Speaking of players with a whole lot of experience playing for Canada, Sophie Schmidt has made 183 appearances for her national side since 2005 when she represented Canada at 16-years old. Now 30 years of age, Schmidt has so much experience behind her and having had a successful time in Germany with FFC Frankfurt, Schmidt has returned to the NWSL to play alongside her compatriots Allysha Chapman and Nichelle Prince. A calming figure for Canada in midfield, Schmidt even filled in at centre back in the final fifteen minutes of their friendly against Mexico last week. If Canada are going to have a shot at winning, Sophie Schmidt is going to need to be on her ‘A’ game, like she has been for nearly the entirety of her national team career.


Nichelle Prince is one of the rising stars in this Canadian team. The dynamic, pacey right winger has been a handful for left-sided defenders for three seasons now in the NWSL and was 21-years old when Canada won Olympic bronze three years ago. Prince is not a renowned goal-scorer but like Janine Beckie, will be an important part of the cast and crew to Christine Sinclair’s heroism up front. If she can hold off West Ham’s Adriana Leon for a place inside of the lineup, that’ll prove just how talented she really is.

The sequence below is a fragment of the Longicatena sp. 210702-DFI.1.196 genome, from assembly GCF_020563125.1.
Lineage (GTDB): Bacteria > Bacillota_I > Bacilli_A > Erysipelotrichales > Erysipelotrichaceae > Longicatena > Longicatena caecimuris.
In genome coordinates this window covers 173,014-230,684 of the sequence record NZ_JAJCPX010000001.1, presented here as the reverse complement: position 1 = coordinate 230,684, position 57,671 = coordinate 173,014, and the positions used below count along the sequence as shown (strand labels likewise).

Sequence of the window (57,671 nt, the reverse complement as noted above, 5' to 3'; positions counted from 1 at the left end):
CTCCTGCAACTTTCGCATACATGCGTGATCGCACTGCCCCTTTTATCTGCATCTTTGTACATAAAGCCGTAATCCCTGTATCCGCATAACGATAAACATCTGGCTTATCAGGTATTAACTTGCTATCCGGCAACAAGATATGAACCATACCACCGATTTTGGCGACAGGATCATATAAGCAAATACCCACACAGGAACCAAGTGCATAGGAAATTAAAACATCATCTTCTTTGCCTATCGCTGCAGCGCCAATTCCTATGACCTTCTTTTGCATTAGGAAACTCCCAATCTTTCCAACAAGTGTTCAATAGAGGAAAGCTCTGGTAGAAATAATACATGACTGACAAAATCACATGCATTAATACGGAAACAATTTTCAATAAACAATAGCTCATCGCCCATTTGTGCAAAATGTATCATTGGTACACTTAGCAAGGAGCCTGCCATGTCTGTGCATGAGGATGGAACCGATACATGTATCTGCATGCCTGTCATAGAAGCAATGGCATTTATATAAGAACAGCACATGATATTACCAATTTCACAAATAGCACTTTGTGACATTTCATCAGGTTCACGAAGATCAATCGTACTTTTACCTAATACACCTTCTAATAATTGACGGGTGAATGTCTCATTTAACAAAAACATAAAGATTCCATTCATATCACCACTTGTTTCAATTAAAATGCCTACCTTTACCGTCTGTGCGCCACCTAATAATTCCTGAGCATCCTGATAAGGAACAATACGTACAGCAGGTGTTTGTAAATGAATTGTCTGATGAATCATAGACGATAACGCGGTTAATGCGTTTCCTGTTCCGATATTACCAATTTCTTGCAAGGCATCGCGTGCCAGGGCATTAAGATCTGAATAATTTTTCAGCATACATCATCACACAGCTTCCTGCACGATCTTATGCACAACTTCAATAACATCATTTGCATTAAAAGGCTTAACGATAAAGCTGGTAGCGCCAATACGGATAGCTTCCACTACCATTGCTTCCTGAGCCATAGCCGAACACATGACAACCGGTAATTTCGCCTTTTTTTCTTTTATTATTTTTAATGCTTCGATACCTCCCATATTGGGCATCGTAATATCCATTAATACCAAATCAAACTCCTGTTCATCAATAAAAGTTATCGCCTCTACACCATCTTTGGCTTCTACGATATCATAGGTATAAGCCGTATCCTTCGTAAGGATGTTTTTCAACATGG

Canada’s most illustrious footballer, maybe even athlete of all time, Christine Sinclair is still scoring goals for fun at the age of 35. Sinclair has scored 181 goals in 281 matches for her national side and continues to lead Canada with so much pride and fight. She’s started the season for Portland Thorns FC off well, scoring 3 goals in her first 3 matches and has been bright for Canada, scoring 4 goals in her last 7 matches this year. Sinclair continues to be her country’s greatest hope at doing well at a major tournament but with all the star power around her, she will certainly not be on her own in leading the charge.